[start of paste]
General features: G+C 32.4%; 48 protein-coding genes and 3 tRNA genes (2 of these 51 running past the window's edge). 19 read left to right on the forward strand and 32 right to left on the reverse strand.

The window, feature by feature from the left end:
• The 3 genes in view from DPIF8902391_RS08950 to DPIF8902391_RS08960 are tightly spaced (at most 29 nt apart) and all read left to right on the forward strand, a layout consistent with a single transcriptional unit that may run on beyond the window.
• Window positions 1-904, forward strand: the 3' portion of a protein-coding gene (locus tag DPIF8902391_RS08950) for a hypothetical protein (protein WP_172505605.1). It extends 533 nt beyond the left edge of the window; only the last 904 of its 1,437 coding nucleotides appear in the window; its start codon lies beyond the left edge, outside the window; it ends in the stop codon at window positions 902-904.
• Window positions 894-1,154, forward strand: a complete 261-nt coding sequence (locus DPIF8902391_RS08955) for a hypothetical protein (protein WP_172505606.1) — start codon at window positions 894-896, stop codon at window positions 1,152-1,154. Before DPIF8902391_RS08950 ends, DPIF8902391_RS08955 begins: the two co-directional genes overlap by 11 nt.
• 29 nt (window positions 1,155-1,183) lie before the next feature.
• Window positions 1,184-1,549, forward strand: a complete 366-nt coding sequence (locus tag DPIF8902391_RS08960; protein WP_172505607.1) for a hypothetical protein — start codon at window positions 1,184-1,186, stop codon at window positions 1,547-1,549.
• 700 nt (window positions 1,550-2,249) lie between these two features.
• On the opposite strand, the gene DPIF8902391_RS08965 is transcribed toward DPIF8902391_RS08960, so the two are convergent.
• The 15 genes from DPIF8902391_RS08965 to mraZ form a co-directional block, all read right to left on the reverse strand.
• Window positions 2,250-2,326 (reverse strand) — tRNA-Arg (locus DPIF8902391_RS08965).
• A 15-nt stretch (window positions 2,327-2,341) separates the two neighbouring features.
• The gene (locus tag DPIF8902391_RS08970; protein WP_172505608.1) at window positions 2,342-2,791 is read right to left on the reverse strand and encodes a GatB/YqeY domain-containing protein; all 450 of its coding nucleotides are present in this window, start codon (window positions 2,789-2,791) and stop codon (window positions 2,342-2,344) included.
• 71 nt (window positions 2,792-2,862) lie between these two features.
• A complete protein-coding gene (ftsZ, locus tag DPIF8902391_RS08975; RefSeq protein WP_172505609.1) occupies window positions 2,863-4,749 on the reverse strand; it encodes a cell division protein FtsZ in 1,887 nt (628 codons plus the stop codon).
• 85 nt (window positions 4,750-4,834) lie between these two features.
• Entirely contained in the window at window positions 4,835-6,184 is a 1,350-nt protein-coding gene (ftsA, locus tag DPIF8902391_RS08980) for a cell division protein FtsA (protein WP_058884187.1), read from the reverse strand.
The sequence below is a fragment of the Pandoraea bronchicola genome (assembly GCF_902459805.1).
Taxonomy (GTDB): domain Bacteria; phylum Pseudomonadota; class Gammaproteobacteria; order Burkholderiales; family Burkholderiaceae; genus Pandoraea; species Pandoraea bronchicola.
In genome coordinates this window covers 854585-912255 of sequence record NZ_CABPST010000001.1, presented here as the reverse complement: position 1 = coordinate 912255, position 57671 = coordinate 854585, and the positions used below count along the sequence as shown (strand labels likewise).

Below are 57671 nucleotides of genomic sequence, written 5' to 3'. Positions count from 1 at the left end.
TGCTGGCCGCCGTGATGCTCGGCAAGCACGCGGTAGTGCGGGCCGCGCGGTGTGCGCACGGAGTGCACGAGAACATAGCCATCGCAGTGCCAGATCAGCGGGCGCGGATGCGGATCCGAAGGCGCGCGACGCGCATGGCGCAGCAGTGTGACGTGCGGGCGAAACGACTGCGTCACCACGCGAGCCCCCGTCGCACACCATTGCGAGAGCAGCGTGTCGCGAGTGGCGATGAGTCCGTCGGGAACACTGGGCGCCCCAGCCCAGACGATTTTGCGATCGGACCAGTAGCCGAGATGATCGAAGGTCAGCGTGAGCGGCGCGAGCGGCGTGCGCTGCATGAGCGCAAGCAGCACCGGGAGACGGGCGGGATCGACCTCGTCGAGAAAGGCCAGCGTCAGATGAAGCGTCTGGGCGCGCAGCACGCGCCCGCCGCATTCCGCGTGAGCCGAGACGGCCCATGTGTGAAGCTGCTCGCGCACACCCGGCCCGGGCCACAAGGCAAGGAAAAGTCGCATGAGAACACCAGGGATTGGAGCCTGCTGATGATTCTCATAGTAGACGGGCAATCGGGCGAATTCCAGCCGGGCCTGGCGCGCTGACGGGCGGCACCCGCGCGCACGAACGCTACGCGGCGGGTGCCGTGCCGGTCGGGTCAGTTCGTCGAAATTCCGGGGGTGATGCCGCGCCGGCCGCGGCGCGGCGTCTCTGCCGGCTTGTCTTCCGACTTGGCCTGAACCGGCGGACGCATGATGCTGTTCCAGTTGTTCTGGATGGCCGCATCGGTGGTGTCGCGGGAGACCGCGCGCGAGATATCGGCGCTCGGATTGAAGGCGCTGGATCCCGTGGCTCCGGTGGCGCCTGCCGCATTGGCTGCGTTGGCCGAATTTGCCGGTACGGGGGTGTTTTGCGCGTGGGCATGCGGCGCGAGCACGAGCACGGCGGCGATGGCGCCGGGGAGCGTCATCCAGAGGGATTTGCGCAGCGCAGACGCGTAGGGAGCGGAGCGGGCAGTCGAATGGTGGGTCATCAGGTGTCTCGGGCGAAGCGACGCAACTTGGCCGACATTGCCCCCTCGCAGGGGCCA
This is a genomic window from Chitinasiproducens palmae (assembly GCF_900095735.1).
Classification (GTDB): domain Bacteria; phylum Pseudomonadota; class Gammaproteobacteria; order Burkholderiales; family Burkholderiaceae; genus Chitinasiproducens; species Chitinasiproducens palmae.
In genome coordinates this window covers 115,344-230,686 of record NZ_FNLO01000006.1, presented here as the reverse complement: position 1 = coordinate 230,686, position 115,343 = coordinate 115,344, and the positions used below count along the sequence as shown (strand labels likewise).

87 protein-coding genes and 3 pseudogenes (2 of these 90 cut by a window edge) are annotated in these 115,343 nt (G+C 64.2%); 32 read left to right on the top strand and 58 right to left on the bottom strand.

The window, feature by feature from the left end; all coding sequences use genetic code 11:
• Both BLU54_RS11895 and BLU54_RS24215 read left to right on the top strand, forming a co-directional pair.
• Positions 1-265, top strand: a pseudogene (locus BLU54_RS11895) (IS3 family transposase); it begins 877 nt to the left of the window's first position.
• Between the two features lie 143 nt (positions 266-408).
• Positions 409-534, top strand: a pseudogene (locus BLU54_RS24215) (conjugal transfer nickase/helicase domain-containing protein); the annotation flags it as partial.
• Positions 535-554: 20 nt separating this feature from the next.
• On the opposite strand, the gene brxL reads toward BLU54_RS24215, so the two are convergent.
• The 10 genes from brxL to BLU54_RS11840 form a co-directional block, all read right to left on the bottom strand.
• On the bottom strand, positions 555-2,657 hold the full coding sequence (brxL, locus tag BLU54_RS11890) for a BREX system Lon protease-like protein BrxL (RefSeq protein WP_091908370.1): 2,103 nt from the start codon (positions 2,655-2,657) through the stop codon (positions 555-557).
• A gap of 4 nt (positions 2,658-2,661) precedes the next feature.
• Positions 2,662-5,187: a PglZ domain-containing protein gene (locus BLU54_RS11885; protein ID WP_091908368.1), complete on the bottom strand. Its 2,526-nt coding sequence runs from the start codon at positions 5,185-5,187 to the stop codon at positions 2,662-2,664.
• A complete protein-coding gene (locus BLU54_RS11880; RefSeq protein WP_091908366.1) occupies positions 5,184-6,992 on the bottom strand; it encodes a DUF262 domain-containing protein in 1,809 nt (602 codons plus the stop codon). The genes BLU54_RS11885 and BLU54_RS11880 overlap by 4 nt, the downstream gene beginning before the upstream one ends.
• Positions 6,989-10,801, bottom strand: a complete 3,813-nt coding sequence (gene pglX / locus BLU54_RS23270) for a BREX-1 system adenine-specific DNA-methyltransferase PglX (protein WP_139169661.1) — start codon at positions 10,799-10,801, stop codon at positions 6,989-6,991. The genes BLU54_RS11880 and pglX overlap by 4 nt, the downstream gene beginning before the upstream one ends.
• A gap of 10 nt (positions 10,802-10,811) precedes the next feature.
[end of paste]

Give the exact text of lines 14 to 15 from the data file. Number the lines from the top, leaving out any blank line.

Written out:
• 71 nt (window positions 2,792-2,862) lie between these two features.
• A complete protein-coding gene (ftsZ, locus tag DPIF8902391_RS08975; RefSeq protein WP_172505609.1) occupies window positions 2,863-4,749 on the reverse strand; it encodes a cell division protein FtsZ in 1,887 nt (628 codons plus the stop codon).